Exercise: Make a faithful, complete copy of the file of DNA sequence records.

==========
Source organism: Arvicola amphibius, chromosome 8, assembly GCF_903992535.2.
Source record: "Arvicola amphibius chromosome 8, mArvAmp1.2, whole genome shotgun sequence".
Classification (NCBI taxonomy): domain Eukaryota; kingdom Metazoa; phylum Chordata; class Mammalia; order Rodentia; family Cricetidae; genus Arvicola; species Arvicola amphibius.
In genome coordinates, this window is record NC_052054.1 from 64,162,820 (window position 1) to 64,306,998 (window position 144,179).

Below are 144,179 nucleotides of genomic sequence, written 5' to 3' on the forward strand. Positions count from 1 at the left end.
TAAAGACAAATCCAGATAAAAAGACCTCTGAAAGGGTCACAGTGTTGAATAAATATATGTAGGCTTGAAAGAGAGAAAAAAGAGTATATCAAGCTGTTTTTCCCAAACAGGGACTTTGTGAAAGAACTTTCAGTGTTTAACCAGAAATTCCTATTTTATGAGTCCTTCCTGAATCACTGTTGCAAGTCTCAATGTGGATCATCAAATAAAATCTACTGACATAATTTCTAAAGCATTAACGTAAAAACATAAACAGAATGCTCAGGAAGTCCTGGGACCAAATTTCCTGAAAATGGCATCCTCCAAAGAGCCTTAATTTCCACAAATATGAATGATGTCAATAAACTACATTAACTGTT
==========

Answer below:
Source organism: Arvicola amphibius, chromosome 8, assembly GCF_903992535.2.
Source record: "Arvicola amphibius chromosome 8, mArvAmp1.2, whole genome shotgun sequence".
Classification (NCBI taxonomy): domain Eukaryota; kingdom Metazoa; phylum Chordata; class Mammalia; order Rodentia; family Cricetidae; genus Arvicola; species Arvicola amphibius.
In genome coordinates, this window is record NC_052054.1 from 64,162,820 (window position 1) to 64,306,998 (window position 144,179).

Below are 144,179 nucleotides of genomic sequence, written 5' to 3' on the forward strand. Positions count from 1 at the left end.
TAAAGACAAATCCAGATAAAAAGACCTCTGAAAGGGTCACAGTGTTGAATAAATATATGTAGGCTTGAAAGAGAGAAAAAAGAGTATATCAAGCTGTTTTTCCCAAACAGGGACTTTGTGAAAGAACTTTCAGTGTTTAACCAGAAATTCCTATTTTATGAGTCCTTCCTGAATCACTGTTGCAAGTCTCAATGTGGATCATCAAATAAAATCTACTGACATAATTTCTAAAGCATTAACGTAAAAACATAAACAGAATGCTCAGGAAGTCCTGGGACCAAATTTCCTGAAAATGGCATCCTCCAAAGAGCCTTAATTTCCACAAATATGAATGATGTCAATAAACTACATTAACTGTT